The road to recovery has its ups and downs, and it’s not a sprint - it’s a marathon. Those concepts are central to The Chris Atwood Foundation, an addiction stigma-killing outreach and support group formed earlier this year by Ginny Atwood and her parents Anne and Mark. They created the foundation shortly following the premature passing of brother and son Christopher from an accidental heroin overdose.
As a first major fundraiser, Ginny and three other members of "Team Chris" lived and breathed the foundation themes by training to run the 2013 Marine Corps Marathon and soliciting sponsorship donations. Ginny and the foundation plan to put the funds to work by transforming the way addiction treatment resources are disseminated in Fairfax County, reaching out to and supporting recovery groups, and ultimately breaking down the stigma associated with addicts in general.
They refer to their marching orders by the acronym F.R.E.A.K.S, which stands for Friends and Relatives Embracing Addiction and Kicking the Stigma. Appropriately, the concept came to Ginny spontaneously during a training run.
"I would not call myself a born runner by any means," said Ginny, an Oak Hill resident and graduate of South Lakes High School and George Mason University. But in the fall of 2012, she accepted a friend’s challenge to complete a "couch-to-10k" running program together. "I enjoyed pushing myself and realizing that I could slowly keep achieving increasing goals," she said.
THE FORMER HIGH SCHOOL field hockey and lacrosse player had ended a period of relative inactivity by getting a YMCA membership together with her brother Christopher at the end of 2011. By that point, he had already been in and out of five different addiction rehab programs after coming clean to his family four years earlier. He was 15 when he began using the drug.
The physical activity agreed with him, and for Ginny it was a welcome opportunity for sibling bonding. "A lot of addicts find that working out is really good for recovery because it gives them that endorphin high that they’re used to, but it’s in a positive way," she said. "And of course it made him look better, and feel better in so many ways."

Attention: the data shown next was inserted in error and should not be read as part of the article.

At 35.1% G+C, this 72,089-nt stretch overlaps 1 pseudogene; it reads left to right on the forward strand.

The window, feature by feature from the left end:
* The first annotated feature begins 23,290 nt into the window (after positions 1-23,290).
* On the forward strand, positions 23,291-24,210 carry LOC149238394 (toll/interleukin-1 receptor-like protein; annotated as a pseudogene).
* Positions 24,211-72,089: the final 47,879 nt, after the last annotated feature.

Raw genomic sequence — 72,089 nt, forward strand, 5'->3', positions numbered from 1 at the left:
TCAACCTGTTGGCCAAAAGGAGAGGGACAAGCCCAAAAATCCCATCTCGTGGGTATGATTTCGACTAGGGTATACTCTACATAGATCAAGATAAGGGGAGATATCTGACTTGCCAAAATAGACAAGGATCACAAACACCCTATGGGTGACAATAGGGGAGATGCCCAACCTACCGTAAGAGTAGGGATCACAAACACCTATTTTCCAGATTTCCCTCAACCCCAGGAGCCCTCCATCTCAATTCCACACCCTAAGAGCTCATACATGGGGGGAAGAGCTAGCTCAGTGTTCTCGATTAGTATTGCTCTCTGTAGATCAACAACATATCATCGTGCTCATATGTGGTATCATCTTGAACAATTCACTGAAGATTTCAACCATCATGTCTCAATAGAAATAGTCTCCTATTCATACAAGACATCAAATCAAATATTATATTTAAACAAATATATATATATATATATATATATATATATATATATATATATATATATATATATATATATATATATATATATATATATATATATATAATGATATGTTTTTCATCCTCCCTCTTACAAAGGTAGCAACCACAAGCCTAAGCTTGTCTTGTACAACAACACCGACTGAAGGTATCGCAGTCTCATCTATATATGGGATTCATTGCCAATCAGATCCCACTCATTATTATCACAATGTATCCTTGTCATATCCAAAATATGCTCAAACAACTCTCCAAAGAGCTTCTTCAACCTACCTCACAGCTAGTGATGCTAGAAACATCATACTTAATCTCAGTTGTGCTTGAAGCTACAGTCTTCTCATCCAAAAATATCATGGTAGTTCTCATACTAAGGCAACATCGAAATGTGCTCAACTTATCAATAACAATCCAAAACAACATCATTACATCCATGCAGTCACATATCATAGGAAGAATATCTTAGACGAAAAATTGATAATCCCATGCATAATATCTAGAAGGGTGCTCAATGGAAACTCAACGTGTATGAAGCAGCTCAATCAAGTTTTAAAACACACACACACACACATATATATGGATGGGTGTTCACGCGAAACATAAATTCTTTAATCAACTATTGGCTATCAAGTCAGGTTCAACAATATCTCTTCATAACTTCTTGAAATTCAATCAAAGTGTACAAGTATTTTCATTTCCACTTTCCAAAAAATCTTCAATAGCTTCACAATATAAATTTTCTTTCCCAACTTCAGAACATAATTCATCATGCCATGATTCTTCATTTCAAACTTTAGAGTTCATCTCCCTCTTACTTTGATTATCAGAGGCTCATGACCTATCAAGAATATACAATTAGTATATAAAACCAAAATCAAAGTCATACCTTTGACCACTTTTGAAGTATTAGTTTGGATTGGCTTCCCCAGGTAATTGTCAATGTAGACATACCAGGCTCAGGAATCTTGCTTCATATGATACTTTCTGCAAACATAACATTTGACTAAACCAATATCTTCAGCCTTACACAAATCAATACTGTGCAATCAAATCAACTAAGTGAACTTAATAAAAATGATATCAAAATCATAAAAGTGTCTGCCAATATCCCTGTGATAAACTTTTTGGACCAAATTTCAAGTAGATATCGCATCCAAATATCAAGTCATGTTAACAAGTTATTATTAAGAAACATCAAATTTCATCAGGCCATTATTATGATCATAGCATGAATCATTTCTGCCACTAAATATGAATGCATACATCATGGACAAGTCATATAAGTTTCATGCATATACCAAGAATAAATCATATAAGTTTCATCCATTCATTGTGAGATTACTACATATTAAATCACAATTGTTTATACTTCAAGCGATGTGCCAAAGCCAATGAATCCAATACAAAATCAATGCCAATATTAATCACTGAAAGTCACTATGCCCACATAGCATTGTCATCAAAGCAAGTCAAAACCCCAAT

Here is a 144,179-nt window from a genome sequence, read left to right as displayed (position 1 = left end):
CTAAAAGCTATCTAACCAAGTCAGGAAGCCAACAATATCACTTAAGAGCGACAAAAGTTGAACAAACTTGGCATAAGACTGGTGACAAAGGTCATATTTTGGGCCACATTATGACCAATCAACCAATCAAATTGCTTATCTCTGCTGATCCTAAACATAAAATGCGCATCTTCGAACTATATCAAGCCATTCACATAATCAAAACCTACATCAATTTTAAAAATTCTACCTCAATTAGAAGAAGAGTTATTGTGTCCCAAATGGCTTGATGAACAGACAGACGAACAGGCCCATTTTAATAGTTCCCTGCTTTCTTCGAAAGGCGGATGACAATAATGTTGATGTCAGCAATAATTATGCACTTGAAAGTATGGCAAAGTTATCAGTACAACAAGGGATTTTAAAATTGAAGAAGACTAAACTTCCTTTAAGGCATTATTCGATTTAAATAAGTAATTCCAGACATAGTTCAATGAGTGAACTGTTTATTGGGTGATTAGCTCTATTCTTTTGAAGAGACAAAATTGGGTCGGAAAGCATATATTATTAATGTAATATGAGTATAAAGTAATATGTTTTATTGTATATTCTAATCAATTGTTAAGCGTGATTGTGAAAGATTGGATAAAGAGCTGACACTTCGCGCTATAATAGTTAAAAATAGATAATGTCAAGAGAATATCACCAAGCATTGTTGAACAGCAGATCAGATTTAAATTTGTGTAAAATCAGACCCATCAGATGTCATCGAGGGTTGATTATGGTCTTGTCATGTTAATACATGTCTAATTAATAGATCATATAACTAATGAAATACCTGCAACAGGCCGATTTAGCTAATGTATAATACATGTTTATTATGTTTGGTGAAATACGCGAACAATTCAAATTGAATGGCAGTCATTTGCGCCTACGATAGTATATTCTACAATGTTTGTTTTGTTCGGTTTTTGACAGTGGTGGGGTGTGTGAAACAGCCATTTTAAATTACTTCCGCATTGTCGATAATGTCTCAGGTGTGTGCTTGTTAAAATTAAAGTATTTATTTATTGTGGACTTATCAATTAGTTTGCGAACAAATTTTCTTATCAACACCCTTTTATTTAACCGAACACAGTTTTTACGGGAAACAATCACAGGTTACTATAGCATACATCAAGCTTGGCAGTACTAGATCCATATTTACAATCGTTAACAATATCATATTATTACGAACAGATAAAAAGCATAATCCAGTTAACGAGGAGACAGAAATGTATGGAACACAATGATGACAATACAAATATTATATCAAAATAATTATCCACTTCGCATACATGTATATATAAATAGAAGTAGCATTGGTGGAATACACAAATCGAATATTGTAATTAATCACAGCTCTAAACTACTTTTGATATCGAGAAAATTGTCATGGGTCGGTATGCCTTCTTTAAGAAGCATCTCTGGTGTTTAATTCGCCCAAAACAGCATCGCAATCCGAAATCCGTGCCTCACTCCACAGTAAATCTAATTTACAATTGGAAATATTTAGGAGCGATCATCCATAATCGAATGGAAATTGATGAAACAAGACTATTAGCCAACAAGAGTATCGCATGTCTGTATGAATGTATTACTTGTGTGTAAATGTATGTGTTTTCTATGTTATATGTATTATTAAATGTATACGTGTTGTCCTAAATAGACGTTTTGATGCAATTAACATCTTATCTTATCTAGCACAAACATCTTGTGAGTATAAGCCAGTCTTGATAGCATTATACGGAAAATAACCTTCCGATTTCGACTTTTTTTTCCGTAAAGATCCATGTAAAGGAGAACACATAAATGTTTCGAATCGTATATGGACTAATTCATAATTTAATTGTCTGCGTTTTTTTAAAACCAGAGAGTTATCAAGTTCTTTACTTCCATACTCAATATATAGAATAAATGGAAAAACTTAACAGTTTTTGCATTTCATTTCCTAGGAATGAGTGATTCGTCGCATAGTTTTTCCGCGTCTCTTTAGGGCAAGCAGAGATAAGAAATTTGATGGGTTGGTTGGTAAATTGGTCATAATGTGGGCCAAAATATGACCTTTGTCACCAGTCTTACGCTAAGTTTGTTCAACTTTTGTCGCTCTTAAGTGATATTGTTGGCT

An enduring cycle of rehab and relapse is common, according to Ginny, who became an expert on addiction along with her parents while the family dealt with Christopher’s disease together. "My mom has bookshelves worth of material on addiction," she said. "She reads everything that comes out."
Christopher’s drug use started recreationally at the age of 13, Ginny believes, with marijuana and alcohol. But connections to older high school friends afforded him the opportunity to try heroin. When the Atwoods finally confronted Christopher about his increasingly thin frame and behavioral changes, he was up to a $50 per day habit. His parents promptly enrolled the 16-year-old in the Caron Treatment Center for drug and alcohol addiction in Pennsylvania.
The cycle continued through numerous rehab centers, Narcotics and Alcoholics Anonymous meetings, and relapses. Christopher’s final attempt at recovery was at the Sagebrush Treatment Center of Northern Virginia in January of 2013. Within a week of his release in February, he suffered an accidental heroin overdose.
"It’s a really common story, unfortunately," said Ginny. "His tolerance was down. He didn’t realize. There wasn’t that much in his system -- certainly not enough to be intentional."
An extension of that common story is the surge in heroin use being observed on a national scale. According to the 2012 National Survey on Drug Use and Health conducted by the U.S. Substance Abuse and Mental Health Services Administration, the number of Americans ages 12 and older who said they used heroin in the past year increased from 373,000 in 2007 to 669,000 in 2012.
Diane Eckert, executive director of the nonprofit organization Unified Prevention Coalition of Fairfax County (UPC), said, "Around the country, law enforcement officials are seeing an increase in the number of people buying and selling heroin, while treatment folks are seeing more people addicted to heroin."
WITHIN A FEW DAYS of Christopher’s passing, the Atwood family and friends and supporters gathered at Ginny’s house, attempting to find a foothold. "So what do we do now?" recalled Ginny. "Honestly it just immediately came to us and we all knew. My dad said, ‘We have to do something. We’re starting a foundation.’"